So, finally, I've got round to writing the tutorials for making your own luscious woolly locks!

The advantages to wool dreads are a plenty – they're instant for starters. Well, not immediately instant but much quicker and easier to achieve than natural dreadlocks. They're also exceptionally lightweight. If you're like me and have fine, thin hair, natural dreads can get mighty heavy (ask me how I know, having now lost 3 crops of dreads)

They are also fantastic for personalising. You can make them just about any colour you fancy. Have a stash of multicoloured pencil roving? Fancy big, bright hair? Then have some fun with your woolly locks.

On the downside, you don't want to get these babies wet, especially if your hair is fragile. Wet wool weighs far more than wet hair and it could seriously damage your follicles. There are tricks to keeping your scalp clean when you have these babies in – tie them up out of harms' way and rinse your scalp with a water/vinegar/tea-tree solution. If you'd like more advice on that side of things, visit: http://quinnster.fqdn.net/

This tutorial is for single end dreadlocks. When I was researching how to make these babies I found loads of info on double ended dreadlocks but not much on the singles. Double end dreads are great for adding in bulk but that's also their downside, and they're not as neat at the roots. Single (or looped) end dreads suit fine hair really well and are much better for the edges of your hair, especially around the face.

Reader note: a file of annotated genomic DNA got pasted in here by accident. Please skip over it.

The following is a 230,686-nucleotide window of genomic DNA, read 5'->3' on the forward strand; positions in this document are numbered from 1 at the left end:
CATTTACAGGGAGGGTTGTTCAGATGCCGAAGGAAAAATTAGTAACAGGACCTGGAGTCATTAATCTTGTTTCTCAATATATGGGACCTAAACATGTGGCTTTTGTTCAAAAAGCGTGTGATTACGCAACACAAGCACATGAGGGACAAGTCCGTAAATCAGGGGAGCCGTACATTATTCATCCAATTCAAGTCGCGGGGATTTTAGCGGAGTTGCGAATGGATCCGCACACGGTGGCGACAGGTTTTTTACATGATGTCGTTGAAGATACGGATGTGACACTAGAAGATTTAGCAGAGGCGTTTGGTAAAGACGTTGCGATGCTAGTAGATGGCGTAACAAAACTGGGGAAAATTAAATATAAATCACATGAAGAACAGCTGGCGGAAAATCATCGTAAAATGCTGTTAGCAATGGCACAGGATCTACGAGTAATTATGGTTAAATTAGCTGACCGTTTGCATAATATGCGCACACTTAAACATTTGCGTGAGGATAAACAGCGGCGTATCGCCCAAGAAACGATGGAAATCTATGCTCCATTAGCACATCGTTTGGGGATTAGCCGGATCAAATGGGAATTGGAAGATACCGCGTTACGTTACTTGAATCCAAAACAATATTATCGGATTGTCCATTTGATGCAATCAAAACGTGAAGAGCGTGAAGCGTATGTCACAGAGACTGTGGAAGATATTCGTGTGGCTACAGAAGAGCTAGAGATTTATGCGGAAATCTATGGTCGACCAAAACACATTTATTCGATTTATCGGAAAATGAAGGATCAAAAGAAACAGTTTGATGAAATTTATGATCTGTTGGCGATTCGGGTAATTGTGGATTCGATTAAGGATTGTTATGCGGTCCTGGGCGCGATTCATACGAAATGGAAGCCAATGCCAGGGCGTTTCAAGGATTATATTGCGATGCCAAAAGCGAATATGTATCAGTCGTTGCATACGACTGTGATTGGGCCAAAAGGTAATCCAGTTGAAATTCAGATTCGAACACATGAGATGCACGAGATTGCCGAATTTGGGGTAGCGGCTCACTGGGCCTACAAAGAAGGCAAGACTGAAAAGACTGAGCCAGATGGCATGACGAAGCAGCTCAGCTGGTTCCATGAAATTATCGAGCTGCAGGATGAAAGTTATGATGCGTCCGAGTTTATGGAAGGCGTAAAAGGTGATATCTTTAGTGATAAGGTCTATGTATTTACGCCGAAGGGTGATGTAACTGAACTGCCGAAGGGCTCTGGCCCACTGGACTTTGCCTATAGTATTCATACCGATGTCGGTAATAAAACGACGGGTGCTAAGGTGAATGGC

With double end extensions, the hair sectioning needs to be thicker to take the weight, whereas single/loop end only require finer sections, which is ideal for fine hair. Double end extensions can be too heavy for fine or weak hair. It does boil down to choice, and single ends do take longer to install, but I think they're worth the extra effort.

 

Special thanks go to Alpaca Addict, who sent me the roving and enabled me to make my dreads - I very much appreciate your gift, thank you! If you're in need of some pencil roving and don't know your way around the world of fibre, I suggest trying Wingham Wools for a full range of colours & world wide shipping to boot.

 

The tutorials will come in 3 parts: 1) felting, 2) dyeing and 3) attaching. Each installment will be available as a PDF to download from the Dreadlocks page. Let's kick off this first installment with a materials list.

 

Materials:

200 – 300g of undyed pencil roving, or in colour of your choice
(the best place to get pencil roving is Wingham Wools - they ship worldwide too)
1 ball bright nylon garden string
Large bucket or bowl
Wooden surface

Ready? Let's get started then!

 

1) Grab yourself around 200-300 grams of pencil roving. Break it up (don't cut this stuff! Tease it apart with your fingers) into lengths that are just over twice the length of your intended locks.